When television’s longest-running cartoon show first hit the air, most of its writers and producers gave it six weeks at best. The one optimist figured it might last 13 weeks, Associated Press reported.
That was nearly three decades and 640 episodes ago. As the first prime-time cartoon show since “The Flintstones,” ”The Simpsons” has managed to maintain solid ratings, offer creatively offbeat humor and entertain viewers in dozens of countries.
Writer Mike Reiss was among those with little hope for the show’s prospects when he signed on in the late 1980s for want of better options to advance his comedy career. But concerns that the fledgling Fox network might cancel the show vanished after it won effusive praise from critics and fans.
In the new book “Springfield Confidential: Jokes, Secrets, and Outright Lies from a Lifetime Writing for The Simpsons” (Dey Street Books, $27.99), written with Mathew Klickstein, four-time Emmy winner Reiss provides a laugh-out-loud account of how the show came to be, how episodes are developed, the voices behind the characters and a raft of Simpson trivia that might surprise even the most loyal fans.
Reiss, colleague Al Jean and a handful of other writers came to the show with a Harvard education and an immersion in comedy through their work on the “Harvard Lampoon.” While creator Matt Groening got the acclaim for the show’s success, Reiss, who has been with “The Simpsons” for most of his career, credits the late Sam Simon for assembling the writers and setting the tone.
His book takes readers inside the writers’ room, where about half a dozen people spend the day pitching jokes. It’s part of a prolonged process that begins with a 45-page script and goes through the recordings by cast members, animation, editing and musical scoring. Each episode takes nine months and eight full rewrites.
The author is often asked how a network as conservative as Fox came to embrace a show that can seem “liberal to the point of anarchy.” He writes that Fox, as a daring newcomer when the show debuted, gave the writers immense freedom. It didn’t hurt that “The Simpsons” raked in big profits and that network founder Rupert Murdoch was a fan.
The book is a trove of anecdotes and details about the show, which has become a subject of study at many colleges. Half of the production budget — about $2 million a show — goes to cast members. A full orchestra participates in each show, even though it would be cheaper to simulate that with a synthesizer. The most popular foreign market for “The Simpsons” is Latin America, where it’s dubbed into Spanish by a Mexican cast.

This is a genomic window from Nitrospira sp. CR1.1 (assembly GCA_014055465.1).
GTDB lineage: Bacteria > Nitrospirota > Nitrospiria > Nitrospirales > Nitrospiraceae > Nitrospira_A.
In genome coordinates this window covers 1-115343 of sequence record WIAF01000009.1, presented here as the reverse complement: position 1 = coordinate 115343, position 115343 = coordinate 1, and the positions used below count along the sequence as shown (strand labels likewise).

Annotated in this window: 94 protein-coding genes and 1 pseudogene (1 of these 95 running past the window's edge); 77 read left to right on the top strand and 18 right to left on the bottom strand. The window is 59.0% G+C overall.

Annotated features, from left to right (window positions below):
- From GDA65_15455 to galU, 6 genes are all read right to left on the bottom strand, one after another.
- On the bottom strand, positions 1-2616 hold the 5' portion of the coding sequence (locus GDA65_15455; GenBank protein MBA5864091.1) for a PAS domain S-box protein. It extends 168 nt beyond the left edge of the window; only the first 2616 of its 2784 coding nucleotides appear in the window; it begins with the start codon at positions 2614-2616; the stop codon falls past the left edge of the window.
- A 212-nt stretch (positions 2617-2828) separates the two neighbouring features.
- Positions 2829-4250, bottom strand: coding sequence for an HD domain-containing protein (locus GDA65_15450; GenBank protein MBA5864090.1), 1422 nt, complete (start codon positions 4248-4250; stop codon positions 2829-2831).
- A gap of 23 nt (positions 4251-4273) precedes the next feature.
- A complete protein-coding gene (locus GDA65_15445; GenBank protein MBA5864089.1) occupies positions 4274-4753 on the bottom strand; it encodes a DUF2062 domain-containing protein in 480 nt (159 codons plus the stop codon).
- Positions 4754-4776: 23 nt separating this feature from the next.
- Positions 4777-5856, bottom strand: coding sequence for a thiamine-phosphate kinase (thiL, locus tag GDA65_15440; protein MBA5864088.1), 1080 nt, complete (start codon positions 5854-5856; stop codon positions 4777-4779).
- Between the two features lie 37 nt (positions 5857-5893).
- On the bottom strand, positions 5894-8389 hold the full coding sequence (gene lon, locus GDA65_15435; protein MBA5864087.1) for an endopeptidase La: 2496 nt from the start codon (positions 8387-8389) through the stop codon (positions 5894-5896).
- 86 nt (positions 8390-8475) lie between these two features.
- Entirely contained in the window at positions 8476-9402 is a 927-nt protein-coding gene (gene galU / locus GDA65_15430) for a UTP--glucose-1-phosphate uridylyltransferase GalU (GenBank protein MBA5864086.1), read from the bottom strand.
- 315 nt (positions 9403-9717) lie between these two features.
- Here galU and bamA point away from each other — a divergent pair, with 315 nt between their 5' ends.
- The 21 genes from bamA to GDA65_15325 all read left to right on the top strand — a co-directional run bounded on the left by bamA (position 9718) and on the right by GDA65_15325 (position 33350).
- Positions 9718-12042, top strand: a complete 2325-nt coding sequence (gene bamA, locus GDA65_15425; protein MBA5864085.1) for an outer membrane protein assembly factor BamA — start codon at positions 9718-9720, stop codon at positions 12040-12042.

Over the years, the 725 guest stars have been on “The Simpsons,” from Stephen Hawking and three of the Beatles to Larry King, Joe Frazier and Elizabeth Taylor. The few who have turned down an invitation include Bruce Springsteen, Tom Cruise and every U.S. president from Gerald Ford to Barack Obama.
Reiss wades into the recent blowup over Apu, the Hindu convenience-store clerk whose singsong accent made the show a target amid allegations of racial stereotyping. The author suggests that “maybe after three decades, time has run out for Apu.”
Most of the show’s famous catchphrases are uttered by Bart — “cowabunga,” ”eat my shorts,” ”ay caramba” and “don’t have a cow” — but the most popular is Homer’s “D’oh,” which came about by chance. It was written in scripts as (ANNOYED GRUNT), but cast member Dan Castellaneta read it as “D’oh!” The rest is history.
The book is certain to resonate with devoted “Simpsons” viewers and even those who watch only sporadically. Who, after all, wouldn’t want to know why the characters are yellow or which of the nation’s many Springfields can claim the Simpson family as its own?
“The Simpsons” is rooted in the principles of family and folly, according to Reiss, who is often peppered with questions about its enduring popularity — and when its long run might finally end. His reply: “The day people all over the world start treating each other with love, respect and intelligence.”